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Read Introduction to Colossians

 

“Paul, an apostle of Jesus Christ by the will of God, and Timothy our brother.”

 

“and Timothy our brother”

Timothy was a vest-pocket edition of the apostle Paul. He was Paul’s companion on many of his travels (2 Cor. 1:1; Phil. 1:1; 2 Thes. 1:1) and his son in the faith (2 Tim 2:1). Timothy had a Gentile father (Acts 16:1) but a Jewess mother and grandmother (2 Tim. 1:5). He learned the Old Testament from a young age from them (2 Tim. 3:15).

Paul hand-picked Timothy to serve with him. Timothy joined Paul on his second missionary journey at Lystra, where he was reported to be effective in ministry (Acts 16:2). Thereafter they were almost inseparable. Wherever Paul went, he took Timothy. Wherever Paul could not go, he sent Timothy. “Now if Timothy comes, see that he may be with you without fear; for he does the work of the Lord, as I also do” (1 Cor. 16:10). Paul personally polished him as a leader. He wrote 1 & 2 Timothy to this young pastor.

Paul had numerous colleagues and friends, but none of them were quite as close as Timothy. Note his view of Timothy in Philippians 2:10-23, “But I trust in the Lord Jesus to send Timothy to you shortly, that I also may be encouraged when I know your state. For I have no one like-minded, who will sincerely care for your state. For all seek their own, not the things which are of Christ Jesus [but not Timothy]. But you know his proven character, that as a son with his father he served with me in the gospel. Therefore I hope to send him at once, as soon as I see how it goes with me.”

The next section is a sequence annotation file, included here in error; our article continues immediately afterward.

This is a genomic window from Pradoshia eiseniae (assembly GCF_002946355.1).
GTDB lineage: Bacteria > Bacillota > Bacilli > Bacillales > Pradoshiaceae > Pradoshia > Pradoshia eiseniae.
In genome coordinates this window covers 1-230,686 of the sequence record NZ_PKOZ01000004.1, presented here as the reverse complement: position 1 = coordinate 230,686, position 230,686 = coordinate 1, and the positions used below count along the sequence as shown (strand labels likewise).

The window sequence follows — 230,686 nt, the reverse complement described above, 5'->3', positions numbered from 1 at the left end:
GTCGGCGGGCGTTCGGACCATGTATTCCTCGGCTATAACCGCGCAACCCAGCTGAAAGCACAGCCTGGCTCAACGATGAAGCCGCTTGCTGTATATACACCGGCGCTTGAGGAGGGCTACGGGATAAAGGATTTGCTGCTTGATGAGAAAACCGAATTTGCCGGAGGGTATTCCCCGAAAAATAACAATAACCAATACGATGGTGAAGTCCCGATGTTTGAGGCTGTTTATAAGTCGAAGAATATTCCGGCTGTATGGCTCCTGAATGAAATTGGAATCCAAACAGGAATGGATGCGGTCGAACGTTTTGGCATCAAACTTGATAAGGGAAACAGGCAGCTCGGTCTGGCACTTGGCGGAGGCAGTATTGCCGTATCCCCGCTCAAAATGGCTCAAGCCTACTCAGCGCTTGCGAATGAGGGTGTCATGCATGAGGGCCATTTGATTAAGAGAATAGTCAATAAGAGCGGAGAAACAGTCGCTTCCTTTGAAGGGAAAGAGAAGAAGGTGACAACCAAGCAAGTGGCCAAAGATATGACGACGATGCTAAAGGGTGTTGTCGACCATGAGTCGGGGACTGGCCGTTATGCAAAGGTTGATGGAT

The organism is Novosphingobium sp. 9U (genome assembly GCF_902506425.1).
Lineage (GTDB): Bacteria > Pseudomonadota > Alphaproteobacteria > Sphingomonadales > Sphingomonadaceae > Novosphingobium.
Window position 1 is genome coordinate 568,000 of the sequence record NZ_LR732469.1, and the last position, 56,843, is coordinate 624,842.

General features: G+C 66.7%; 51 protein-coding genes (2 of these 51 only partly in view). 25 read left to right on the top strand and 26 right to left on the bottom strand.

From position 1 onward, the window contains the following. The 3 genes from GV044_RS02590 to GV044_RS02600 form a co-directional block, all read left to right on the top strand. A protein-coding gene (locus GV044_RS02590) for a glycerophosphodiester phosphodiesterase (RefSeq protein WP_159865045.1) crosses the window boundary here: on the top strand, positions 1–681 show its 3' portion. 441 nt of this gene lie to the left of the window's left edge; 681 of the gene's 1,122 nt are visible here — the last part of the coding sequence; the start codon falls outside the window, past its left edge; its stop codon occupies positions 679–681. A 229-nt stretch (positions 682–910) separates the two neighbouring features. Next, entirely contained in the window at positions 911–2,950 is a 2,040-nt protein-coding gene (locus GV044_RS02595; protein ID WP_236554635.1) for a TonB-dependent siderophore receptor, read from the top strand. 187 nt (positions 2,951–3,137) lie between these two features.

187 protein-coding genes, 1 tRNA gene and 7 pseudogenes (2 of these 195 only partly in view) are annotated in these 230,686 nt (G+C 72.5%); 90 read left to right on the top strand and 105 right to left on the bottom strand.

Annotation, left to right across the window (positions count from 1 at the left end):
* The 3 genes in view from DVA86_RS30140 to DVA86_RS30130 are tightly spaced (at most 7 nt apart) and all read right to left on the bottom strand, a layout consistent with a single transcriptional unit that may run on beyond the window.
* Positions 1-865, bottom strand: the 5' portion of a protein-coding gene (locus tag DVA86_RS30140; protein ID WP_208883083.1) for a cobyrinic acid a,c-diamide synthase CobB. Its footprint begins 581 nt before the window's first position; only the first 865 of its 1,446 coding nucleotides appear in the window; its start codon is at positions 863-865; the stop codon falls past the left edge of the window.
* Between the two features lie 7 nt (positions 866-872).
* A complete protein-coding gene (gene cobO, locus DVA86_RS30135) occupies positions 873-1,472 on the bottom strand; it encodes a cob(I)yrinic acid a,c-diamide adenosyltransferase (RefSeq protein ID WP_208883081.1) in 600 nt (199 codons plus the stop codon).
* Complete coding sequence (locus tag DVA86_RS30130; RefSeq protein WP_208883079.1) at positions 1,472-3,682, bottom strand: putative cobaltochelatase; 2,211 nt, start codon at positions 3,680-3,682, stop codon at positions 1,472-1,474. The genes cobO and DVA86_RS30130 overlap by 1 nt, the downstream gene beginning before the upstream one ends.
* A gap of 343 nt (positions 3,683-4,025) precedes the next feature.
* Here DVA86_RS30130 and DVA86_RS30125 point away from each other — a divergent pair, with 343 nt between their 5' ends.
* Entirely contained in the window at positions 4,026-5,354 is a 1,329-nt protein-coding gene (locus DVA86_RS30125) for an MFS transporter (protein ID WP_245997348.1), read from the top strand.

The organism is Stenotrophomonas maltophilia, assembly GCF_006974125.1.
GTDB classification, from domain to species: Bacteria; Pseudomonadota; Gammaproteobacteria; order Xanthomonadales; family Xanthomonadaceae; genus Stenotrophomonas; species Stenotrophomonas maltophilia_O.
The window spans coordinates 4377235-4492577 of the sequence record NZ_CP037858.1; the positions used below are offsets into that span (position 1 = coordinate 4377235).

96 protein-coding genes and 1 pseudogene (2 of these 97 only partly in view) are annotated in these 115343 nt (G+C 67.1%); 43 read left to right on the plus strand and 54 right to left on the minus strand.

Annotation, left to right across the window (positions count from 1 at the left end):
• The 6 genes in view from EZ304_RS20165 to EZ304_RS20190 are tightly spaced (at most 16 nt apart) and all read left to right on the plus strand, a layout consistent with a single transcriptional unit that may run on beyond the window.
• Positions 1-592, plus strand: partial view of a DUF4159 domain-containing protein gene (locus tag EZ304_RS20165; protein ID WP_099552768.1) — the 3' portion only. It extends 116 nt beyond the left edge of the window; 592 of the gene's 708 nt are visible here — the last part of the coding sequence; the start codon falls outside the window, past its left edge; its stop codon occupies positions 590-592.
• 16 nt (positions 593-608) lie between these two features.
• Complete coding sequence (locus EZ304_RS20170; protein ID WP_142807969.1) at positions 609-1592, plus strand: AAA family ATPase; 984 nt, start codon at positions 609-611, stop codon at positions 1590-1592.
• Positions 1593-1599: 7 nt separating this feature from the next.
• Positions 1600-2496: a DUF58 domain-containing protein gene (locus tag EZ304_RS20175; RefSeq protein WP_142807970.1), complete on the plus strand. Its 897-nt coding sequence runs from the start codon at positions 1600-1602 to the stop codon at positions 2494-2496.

Timothy was a spiritual “brother.” He belonged to the family of God. He was not a physical relation to Paul. “Brother” also indicates that he does not share apostleship with Paul. He is a “brother,” not an “apostle.”

God brought these two men together, and they remained together. Their friendship stuck. Their friendship glued together with a divine adhesive. Others forsook Paul. When the going got tough, they quit, “This you know, that all those in Asia have turned away from me, among whom are Phygellus and Hermogenes” (2 Tim. 1:15). Paul knew what it was like to have some bitter disappointments in his friends and co-workers.

What kept Paul and Timothy together? They had nothing in common. Paul was much older than Timothy (Philemon 9). In 1 Timothy, Paul said, “Let no man despise your youth.” Usually, people who have a large age gap do not remain together for very long unless they are relatives. These two were poles apart in their family background. Paul was a pure-blood Jew (Phil. 3:5). Timothy was half-Jew, half Gentile. His father was a Gentile (Acts 16:3).

They were poles apart in their education. They were not on the same plane. Paul had a graduate degree. He sat at the feet of Gamaliel. There is no record of any formal training of Timothy.

Principle:

God breaks down the natural barriers between people.

Application:

Even though these men came from radically different backgrounds, they served the Lord side by side. Paul mentored Timothy in action. Everything he learned, he learned from Paul. Timothy was both loyal and faithful. Jesus Christ compensates for the differences in culture, education, financial background. He annihilates the differences that separate.

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